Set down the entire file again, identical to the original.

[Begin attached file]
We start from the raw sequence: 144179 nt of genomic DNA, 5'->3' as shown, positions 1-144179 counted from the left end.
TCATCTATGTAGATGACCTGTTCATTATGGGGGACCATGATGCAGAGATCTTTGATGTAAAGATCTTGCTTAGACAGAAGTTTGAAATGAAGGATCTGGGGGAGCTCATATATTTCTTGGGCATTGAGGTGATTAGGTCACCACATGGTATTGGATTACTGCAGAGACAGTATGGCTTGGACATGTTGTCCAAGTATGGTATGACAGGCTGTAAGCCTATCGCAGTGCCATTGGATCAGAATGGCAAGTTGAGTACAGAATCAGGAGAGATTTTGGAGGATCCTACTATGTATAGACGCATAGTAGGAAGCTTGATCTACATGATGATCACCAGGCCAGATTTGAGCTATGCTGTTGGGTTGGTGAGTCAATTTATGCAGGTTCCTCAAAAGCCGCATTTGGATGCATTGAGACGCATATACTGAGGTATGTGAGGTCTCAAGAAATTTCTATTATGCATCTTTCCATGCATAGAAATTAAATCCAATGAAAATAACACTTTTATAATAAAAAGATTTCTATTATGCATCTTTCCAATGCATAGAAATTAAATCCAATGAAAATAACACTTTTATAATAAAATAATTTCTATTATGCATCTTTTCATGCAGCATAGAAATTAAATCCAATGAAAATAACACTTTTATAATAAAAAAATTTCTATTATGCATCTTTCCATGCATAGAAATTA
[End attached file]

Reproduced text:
We start from the raw sequence: 144179 nt of genomic DNA, 5'->3' as shown, positions 1-144179 counted from the left end.
TCATCTATGTAGATGACCTGTTCATTATGGGGGACCATGATGCAGAGATCTTTGATGTAAAGATCTTGCTTAGACAGAAGTTTGAAATGAAGGATCTGGGGGAGCTCATATATTTCTTGGGCATTGAGGTGATTAGGTCACCACATGGTATTGGATTACTGCAGAGACAGTATGGCTTGGACATGTTGTCCAAGTATGGTATGACAGGCTGTAAGCCTATCGCAGTGCCATTGGATCAGAATGGCAAGTTGAGTACAGAATCAGGAGAGATTTTGGAGGATCCTACTATGTATAGACGCATAGTAGGAAGCTTGATCTACATGATGATCACCAGGCCAGATTTGAGCTATGCTGTTGGGTTGGTGAGTCAATTTATGCAGGTTCCTCAAAAGCCGCATTTGGATGCATTGAGACGCATATACTGAGGTATGTGAGGTCTCAAGAAATTTCTATTATGCATCTTTCCATGCATAGAAATTAAATCCAATGAAAATAACACTTTTATAATAAAAAGATTTCTATTATGCATCTTTCCAATGCATAGAAATTAAATCCAATGAAAATAACACTTTTATAATAAAATAATTTCTATTATGCATCTTTTCATGCAGCATAGAAATTAAATCCAATGAAAATAACACTTTTATAATAAAAAAATTTCTATTATGCATCTTTCCATGCATAGAAATTA